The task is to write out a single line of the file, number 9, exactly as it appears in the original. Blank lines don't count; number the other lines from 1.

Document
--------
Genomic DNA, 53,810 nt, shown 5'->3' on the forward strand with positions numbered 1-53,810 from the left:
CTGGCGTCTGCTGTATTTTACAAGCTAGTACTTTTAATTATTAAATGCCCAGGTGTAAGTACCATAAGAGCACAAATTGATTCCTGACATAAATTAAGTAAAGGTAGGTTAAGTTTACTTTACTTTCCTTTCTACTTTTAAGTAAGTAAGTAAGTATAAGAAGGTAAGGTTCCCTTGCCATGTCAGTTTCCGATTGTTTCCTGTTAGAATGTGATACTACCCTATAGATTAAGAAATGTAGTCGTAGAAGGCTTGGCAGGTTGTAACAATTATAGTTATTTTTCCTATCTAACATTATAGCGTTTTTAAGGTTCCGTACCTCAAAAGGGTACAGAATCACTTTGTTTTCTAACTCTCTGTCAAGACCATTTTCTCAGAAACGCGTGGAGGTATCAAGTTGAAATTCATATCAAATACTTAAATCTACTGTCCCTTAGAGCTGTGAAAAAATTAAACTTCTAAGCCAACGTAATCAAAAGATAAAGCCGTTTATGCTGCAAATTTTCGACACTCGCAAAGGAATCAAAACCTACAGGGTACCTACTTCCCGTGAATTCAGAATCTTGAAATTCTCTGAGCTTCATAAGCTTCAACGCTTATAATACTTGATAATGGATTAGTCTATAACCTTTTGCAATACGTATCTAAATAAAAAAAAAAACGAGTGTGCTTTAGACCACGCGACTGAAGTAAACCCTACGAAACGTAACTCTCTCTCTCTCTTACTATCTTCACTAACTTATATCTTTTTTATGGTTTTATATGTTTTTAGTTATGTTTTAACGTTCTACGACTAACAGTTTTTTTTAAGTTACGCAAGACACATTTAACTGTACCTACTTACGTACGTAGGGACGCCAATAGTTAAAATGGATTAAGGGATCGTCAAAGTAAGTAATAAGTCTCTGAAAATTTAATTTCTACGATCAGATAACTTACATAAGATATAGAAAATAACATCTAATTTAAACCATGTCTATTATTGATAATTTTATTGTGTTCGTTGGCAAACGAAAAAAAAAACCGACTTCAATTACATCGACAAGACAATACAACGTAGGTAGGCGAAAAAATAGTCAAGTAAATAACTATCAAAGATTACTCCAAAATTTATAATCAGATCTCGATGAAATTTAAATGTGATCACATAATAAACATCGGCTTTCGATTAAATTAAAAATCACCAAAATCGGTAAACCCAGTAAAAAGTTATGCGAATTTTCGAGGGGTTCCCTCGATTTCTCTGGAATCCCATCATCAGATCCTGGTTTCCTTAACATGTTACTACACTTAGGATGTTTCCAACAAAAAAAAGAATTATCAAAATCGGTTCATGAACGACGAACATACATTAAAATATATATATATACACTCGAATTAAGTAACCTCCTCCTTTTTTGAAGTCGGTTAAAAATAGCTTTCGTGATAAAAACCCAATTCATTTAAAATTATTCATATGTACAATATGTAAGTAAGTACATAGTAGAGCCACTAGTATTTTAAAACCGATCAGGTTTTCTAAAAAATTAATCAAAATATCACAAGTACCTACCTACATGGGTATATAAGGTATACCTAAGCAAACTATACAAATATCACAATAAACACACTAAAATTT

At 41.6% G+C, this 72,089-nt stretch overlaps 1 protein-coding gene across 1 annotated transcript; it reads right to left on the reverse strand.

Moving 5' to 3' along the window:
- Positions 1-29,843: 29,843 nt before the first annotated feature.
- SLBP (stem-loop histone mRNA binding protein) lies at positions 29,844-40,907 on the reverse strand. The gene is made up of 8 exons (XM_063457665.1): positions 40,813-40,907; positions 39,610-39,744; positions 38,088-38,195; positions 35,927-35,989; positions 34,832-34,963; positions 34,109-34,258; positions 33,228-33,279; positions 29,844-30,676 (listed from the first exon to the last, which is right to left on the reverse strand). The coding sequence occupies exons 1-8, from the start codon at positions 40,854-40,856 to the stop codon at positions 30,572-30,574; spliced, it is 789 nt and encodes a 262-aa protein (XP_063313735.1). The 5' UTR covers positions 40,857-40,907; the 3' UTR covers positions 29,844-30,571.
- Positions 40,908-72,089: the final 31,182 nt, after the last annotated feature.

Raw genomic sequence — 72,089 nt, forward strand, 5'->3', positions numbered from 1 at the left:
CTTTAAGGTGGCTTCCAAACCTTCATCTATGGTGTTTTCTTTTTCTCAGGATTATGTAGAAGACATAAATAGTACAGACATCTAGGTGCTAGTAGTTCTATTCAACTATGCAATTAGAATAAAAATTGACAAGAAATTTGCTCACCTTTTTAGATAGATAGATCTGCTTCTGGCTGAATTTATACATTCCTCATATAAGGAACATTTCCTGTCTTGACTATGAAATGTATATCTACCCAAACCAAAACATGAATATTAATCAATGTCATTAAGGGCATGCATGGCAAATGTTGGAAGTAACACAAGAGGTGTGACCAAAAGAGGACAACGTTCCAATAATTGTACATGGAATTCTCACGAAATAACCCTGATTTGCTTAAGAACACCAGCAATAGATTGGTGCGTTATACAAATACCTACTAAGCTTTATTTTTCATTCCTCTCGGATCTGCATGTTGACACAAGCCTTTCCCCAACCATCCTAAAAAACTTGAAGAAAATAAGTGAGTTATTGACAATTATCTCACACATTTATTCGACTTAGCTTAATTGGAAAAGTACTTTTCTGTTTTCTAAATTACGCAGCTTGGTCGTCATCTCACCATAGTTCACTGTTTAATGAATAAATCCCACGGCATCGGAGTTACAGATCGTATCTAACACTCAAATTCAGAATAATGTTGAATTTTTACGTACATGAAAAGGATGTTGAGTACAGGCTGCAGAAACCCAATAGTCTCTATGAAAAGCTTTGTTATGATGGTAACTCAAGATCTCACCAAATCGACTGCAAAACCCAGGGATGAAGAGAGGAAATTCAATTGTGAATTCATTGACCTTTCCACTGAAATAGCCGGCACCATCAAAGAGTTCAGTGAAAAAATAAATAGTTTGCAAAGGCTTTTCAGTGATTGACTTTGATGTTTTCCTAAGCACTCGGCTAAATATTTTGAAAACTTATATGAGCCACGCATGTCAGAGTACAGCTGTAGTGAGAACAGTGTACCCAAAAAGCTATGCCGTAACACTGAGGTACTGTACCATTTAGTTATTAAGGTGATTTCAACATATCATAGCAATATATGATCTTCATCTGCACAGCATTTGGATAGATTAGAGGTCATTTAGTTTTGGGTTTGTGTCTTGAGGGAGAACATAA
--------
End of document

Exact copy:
CTTTAAGGTGGCTTCCAAACCTTCATCTATGGTGTTTTCTTTTTCTCAGGATTATGTAGAAGACATAAATAGTACAGACATCTAGGTGCTAGTAGTTCTATTCAACTATGCAATTAGAATAAAAATTGACAAGAAATTTGCTCACCTTTTTAGATAGATAGATCTGCTTCTGGCTGAATTTATACATTCCTCATATAAGGAACATTTCCTGTCTTGACTATGAAATGTATATCTACCCAAACCAAAACATGAATATTAATCAATGTCATTAAGGGCATGCATGGCAAATGTTGGAAGTAACACAAGAGGTGTGACCAAAAGAGGACAACGTTCCAATAATTGTACATGGAATTCTCACGAAATAACCCTGATTTGCTTAAGAACACCAGCAATAGATTGGTGCGTTATACAAATACCTACTAAGCTTTATTTTTCATTCCTCTCGGATCTGCATGTTGACACAAGCCTTTCCCCAACCATCCTAAAAAACTTGAAGAAAATAAGTGAGTTATTGACAATTATCTCACACATTTATTCGACTTAGCTTAATTGGAAAAGTACTTTTCTGTTTTCTAAATTACGCAGCTTGGTCGTCATCTCACCATAGTTCACTGTTTAATGAATAAATCCCACGGCATCGGAGTTACAGATCGTATCTAACACTCAAATTCAGAATAATGTTGAATTTTTACGTACATGAAAAGGATGTTGAGTACAGGCTGCAGAAACCCAATAGTCTCTATGAAAAGCTTTGTTATGATGGTAACTCAAGATCTCACCAAATCGACTGCAAAACCCAGGGATGAAGAGAGGAAATTCAATTGTGAATTCATTGACCTTTCCACTGAAATAGCCGGCACCATCAAAGAGTTCAGTGAAAAAATAAATAGTTTGCAAAGGCTTTTCAGTGATTGACTTTGATGTTTTCCTAAGCACTCGGCTAAATATTTTGAAAACTTATATGAGCCACGCATGTCAGAGTACAGCTGTAGTGAGAACAGTGTACCCAAAAAGCTATGCCGTAACACTGAGGTACTGTACCATTTAGTTATTAAGGTGATTTCAACATATCATAGCAATATATGATCTTCATCTGCACAGCATTTGGATAGATTAGAGGTCATTTAGTTTTGGGTTTGTGTCTTGAGGGAGAACATAA